Choose Your Own Adventure

Choose Your Own Adventure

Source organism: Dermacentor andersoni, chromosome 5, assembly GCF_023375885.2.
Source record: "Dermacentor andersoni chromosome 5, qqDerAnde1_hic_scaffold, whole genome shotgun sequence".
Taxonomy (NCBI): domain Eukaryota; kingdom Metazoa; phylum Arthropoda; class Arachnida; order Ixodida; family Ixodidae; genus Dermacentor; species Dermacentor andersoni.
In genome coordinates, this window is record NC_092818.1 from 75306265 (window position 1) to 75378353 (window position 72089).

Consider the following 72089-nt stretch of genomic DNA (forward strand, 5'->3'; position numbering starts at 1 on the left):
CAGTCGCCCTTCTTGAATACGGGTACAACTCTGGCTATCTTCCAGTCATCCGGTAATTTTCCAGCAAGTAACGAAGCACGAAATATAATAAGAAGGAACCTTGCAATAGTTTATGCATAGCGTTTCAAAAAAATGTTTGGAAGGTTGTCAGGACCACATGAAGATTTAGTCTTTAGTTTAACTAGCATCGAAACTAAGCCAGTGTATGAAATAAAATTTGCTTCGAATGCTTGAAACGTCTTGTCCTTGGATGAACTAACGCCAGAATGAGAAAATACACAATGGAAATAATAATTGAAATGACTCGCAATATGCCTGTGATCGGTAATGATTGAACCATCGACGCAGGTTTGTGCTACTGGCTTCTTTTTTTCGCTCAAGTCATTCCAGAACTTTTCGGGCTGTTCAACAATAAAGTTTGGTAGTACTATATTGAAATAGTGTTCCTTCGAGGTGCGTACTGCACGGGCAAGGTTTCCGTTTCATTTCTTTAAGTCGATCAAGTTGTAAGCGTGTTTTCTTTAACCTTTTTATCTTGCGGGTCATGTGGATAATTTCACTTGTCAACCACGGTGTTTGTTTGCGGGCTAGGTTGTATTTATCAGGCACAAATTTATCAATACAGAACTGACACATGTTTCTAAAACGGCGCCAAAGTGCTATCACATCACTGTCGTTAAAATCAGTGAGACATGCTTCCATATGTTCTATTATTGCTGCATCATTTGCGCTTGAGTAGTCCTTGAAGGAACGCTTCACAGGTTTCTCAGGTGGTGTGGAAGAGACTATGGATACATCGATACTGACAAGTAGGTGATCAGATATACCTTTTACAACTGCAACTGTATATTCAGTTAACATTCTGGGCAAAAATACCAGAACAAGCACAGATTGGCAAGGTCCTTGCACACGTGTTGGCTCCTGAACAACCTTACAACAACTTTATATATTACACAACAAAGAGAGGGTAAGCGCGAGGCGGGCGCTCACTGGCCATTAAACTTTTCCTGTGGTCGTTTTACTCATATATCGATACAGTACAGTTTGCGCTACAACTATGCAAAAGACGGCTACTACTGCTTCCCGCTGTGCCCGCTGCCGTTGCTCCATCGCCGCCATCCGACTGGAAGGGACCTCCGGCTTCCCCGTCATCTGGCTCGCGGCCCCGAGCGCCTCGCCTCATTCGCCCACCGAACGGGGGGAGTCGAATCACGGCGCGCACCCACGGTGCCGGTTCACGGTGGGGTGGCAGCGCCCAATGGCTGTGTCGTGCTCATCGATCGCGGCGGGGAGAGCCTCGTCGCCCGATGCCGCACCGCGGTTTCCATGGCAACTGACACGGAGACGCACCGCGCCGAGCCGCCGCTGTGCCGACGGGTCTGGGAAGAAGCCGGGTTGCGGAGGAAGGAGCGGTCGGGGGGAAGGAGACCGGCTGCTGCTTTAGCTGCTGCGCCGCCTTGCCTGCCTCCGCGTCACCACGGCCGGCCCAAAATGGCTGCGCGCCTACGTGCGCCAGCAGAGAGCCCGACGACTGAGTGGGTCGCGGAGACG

Many parents of my generation are familiar with Choose Your Own Adventure novels and they probably have fond memories of them. While the stories themselves are not terribly engaging or carry much emotive force, the format is extremely intriguing. Fiction attempts to grab a reader and cause them to leave the world they are in and enter into a story world of make believe, usually through the eyes of one or more protagonists. Most Choose Your Own Adventure’s, also known as interactive fiction, immediately catapult the reader into the story by speaking directly to them. They say things like: You look into the cavern. It is almost completely black, except for two glowing eyes. Do you draw your sword and attack or do you run away? The reader is immediately invested in the main character, because they are in fact that character, and therefore they are, perhaps, more absorbed into the narrative. Not necessarily for the quality of the prose, but because of the format. ie. you climb, you jump, you fight, you run … you, the reader, are transported directly into the story, because the format has placed you there. Another way, but less common, is to write the prose in the standard 1st or 3rd person and then have the reader make decisions for the protagonist: Ebenezer’s muscles cramped. But if he moved, the creature might hear him. The cramp worsened. Should he change his position or keep still despite the pain? I tend to think using the 1st or 3rd person, especially with longer segments, helps pull the reader into the prose better and therefore into...